Connecting people with nature in Ontario's Mississippi Valley

Canoe Journeys – #14 Taylor Lake

Taylor Lake

#14 (Lanark Highlands)

How to Get There: From Almonte take County Rd.16 (Wolf Grove Road) 12km to Lanark Conc. 12. Turn north.

The Launch Site: End of road.

The Paddle: Circumnavigate lake. Watch for underwater stumps in bays. Lake was raised considerably two decades ago. Several lunch places.

Watch For: Directly across lake from boat launch a road leaving the shore. Connecting these two points was a famous floating bridge, destroyed by Hurricane Connie in 1964. Many of the logs can be seen under water. Marsh birds along north shore and east end of lake.

Seasonal Information: Good until freeze-up.

 

Taylor Lake 1

Taylor Lake is a small lake connected to Clayton Lake. To get there, go west from Union Hall (junction of County Roads 9&16) three kms to Lanark Conc. 12. Turn north to the end of this road (about 11/2 km) to the end of the road at the lake. Launch your canoe at the small boat launch and circumnavigate the lake. Watch out for stumps in the bays. This lake was raised considerably two decades ago, with the reconstruction of the dam at Clayton. On the first point to your left as you launch, you can see a path of downed, dead trees, which were felled by a tornado a few years ago. Directly in a line across the lake from the boat launch is a road leaving the shore. Connecting these two points was a famous floating bridge. It was wiped out by hurricane Connie in 1964 and many of the logs can be seen on the bottom on the lake. There are several places to stop to have lunch (with permission of property owners).

Taylor Lake 2

As for Taylor Lake 1 but paddle east towards and into Clayton Lake. Keep to the left shore and follow the bays and islands and you will eventually enter the Indian River. In fall, you will be travelling through wild rice beds. In the middle of the river, within site of the Command Bridge on Galbraith Road, you will find a small island, very ideal for a picnic lunch. Watch out for stumps under the water.

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Canoe Journeys – #6 Stump Lake and Mississippi River Downstream

Stump Lake and Mississippi River Downstream

#6 (Lanark Highlands)

How to get there: From Perth, take Hwy 511 to Balderson, left on County Rd. 7 through Fallbrook to County Rd. 12, left on County Rd 12 through McDonald’s Corners to Elphin and north on County Rd 36 two km, to Stump Lake.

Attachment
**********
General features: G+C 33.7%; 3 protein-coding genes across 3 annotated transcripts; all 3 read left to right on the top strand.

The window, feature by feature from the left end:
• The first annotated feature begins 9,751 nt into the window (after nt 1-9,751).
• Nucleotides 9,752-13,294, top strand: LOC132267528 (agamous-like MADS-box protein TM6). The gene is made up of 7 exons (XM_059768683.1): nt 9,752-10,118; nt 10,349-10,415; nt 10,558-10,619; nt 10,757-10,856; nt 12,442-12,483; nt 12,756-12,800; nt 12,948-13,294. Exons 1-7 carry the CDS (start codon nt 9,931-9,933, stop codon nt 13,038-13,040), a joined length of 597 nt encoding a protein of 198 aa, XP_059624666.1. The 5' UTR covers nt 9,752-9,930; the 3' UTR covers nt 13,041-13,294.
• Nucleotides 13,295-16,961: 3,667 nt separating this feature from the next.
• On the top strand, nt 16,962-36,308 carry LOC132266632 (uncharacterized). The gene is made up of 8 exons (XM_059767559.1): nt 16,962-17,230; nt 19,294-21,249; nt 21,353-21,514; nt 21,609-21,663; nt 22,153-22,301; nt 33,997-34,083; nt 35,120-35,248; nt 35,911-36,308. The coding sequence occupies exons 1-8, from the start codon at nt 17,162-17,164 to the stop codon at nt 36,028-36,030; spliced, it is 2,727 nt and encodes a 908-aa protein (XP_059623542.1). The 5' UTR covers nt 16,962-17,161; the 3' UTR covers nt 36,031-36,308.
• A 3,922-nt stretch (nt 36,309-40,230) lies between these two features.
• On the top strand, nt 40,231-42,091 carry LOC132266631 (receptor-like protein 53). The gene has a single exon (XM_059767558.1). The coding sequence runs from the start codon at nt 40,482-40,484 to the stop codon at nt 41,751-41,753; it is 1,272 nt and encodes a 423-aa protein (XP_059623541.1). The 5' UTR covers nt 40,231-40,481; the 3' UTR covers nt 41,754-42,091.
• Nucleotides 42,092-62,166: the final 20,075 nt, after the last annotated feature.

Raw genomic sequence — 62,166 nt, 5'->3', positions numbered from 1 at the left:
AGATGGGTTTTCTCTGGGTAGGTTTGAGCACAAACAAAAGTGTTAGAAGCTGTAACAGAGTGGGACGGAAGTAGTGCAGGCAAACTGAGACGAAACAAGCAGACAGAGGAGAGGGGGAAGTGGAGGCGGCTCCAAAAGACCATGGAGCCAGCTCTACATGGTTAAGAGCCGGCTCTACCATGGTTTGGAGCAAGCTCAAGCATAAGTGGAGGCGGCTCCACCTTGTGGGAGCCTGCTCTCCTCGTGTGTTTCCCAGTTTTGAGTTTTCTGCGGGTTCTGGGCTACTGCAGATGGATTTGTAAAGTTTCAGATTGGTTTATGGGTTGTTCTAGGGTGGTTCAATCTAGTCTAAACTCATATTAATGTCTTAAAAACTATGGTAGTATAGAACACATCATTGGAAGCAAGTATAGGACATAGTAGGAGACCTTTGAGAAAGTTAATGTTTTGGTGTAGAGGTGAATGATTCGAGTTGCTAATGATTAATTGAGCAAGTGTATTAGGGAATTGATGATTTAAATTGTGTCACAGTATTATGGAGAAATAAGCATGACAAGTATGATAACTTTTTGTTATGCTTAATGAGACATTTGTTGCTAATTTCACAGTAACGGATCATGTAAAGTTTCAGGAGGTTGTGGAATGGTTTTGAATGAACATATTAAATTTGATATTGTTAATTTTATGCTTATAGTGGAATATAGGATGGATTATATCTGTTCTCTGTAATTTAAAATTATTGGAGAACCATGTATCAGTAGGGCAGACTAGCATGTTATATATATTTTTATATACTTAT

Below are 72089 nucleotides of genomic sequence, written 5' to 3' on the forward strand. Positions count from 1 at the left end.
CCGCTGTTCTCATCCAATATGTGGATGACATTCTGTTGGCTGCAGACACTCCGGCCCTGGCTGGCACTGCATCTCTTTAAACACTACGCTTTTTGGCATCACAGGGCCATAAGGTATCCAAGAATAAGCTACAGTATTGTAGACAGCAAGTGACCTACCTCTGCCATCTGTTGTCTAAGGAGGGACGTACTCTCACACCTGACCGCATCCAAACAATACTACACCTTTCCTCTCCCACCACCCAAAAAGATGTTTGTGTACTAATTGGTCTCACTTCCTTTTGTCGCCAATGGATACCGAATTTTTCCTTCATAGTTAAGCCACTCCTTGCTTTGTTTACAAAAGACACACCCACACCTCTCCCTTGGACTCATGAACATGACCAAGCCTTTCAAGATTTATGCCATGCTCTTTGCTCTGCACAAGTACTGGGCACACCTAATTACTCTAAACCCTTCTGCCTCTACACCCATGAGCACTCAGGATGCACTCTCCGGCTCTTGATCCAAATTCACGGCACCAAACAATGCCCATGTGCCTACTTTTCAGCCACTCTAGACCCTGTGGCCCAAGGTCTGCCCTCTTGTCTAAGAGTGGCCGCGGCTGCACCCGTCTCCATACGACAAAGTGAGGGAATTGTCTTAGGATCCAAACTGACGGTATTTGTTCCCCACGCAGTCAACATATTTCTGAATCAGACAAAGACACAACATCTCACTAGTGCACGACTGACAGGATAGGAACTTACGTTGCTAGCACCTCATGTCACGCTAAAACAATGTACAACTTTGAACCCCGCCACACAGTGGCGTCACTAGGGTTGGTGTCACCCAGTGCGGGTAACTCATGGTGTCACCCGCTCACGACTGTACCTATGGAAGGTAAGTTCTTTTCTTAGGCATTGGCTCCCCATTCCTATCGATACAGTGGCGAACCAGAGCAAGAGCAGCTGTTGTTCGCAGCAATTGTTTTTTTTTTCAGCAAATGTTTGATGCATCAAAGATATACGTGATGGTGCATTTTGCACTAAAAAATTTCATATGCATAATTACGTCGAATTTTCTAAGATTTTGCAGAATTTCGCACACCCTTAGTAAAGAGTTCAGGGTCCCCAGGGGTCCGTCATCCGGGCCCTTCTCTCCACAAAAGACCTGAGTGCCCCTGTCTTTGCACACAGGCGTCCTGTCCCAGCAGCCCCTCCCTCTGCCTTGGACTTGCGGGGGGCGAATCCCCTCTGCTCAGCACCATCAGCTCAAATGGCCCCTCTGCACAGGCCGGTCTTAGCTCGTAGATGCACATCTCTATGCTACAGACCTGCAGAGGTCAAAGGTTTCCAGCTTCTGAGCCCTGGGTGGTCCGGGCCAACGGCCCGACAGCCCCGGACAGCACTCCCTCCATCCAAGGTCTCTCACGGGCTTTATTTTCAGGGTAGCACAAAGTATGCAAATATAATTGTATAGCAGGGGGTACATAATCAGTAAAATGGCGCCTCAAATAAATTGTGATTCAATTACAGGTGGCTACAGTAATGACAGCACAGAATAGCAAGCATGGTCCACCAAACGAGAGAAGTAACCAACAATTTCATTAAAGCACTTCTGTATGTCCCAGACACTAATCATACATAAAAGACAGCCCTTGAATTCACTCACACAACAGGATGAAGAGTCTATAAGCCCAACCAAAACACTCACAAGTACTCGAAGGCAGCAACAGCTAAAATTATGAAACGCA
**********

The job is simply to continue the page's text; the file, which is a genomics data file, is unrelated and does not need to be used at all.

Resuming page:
The Launch Site: Small park and dock. Picnic table and privy.

The Paddle: Follow lakeshore clockwise and into the river. Take left shore upriver to rocky area and rapids. Good spot to lunch and explore. Rugged, be careful. Return on north side and into branch of river to end and waterfall (McLaren Depot Snye). Return to launch site or explore Stump Lake to High Falls Dam and back.

Watch for: Many bays and streams to explore. Also watch for submerged stumps.

Seasonal information: Great for autumn colours. Good until freeze-up.

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Other Canoe Journeys – Springtown

Springtown

Springtown is about halfway between Burnstown and Calabogie on highway 508. Turn west in the middle of Pakenham Village (past Scoops) onto the White Lake Road, travel north through White Lake to Burnstown and west to Springtown. Just past the village, cross over the bridge and put your canoe in on the north side of the road. There is plenty of parking space. Explore the small lake (I don’t know its name). Watch for submerged stumps. On the north shore, paddle into Holiday Creek. You can easily paddle as far as the culverts and even go through them if there is enough water. However, you can’t get much further than that. After exploring the small lake and creek, paddle throught the cement culvert under the highway and into to Madawaska River. A few dozen yards to your right is a very short dock. You can stop here and have lunch (with permisssion of property owners). A paddle around this part of the river is interesting and picturesque. A word of caution: With great regularity, excess water is released into the Madawaska from the dam at Calabogie. The extra water pours through the culvert into the small lake at a fast clip. Experienced paddlers know how to paddle through this current but, if you are not sure, wait until the current drops.

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Canoe Journeys – #22 Smith Falls Marshlands and Poonamalie Lock Station

Smiths Falls Marshlands  and Poonamalie Lock Station

#22 (Smiths Falls area)

How to Get There: Smiths Falls on Abbott St.

Launch Site: Upper Reach Park by canal. Look for open cantilever bridge. Car charge $3 at volunteer post.

The Paddle: Extensive marshlands. Follow shoreline counterclockwise leading into canal channel with markers to Poonamalee Lock Station for lunch. Watch For: Teeming flora and fauna in marshlands. Osprey nest across from launch site. Martin house between boathouses. Seasonal Information: Best in spring until mid July and again in September/October.

 

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Canoe Journeys – #13 Robertson Lake

Robertson Lake

#13 (Lanark Highlands)

How to Get There: From Almonte, take County Rd.16 (Wolf Grove Rd.) to County Rd. 511 at Hopetown. Turn north to County Rd. 16 and West to Robertson Lake. Take sharp turn to Lavant. From Perth take County Rd. 511 north.

The Launch Site: Public park. Parking on site. Small car fee may be levied.

The Paddle: Due to prevailing winds circumnavigate lake clockwise in morning, counter clockwise in afternoon. Return to park for lunch and swim at sandy beach. Picnic tables.

Watch For: Marsh birds along shores. Bass spawning beds at far end of lake.

Seasonal Information: Picturesque and relaxing lake. Magnificent fall colours. Good until freeze-up.

 

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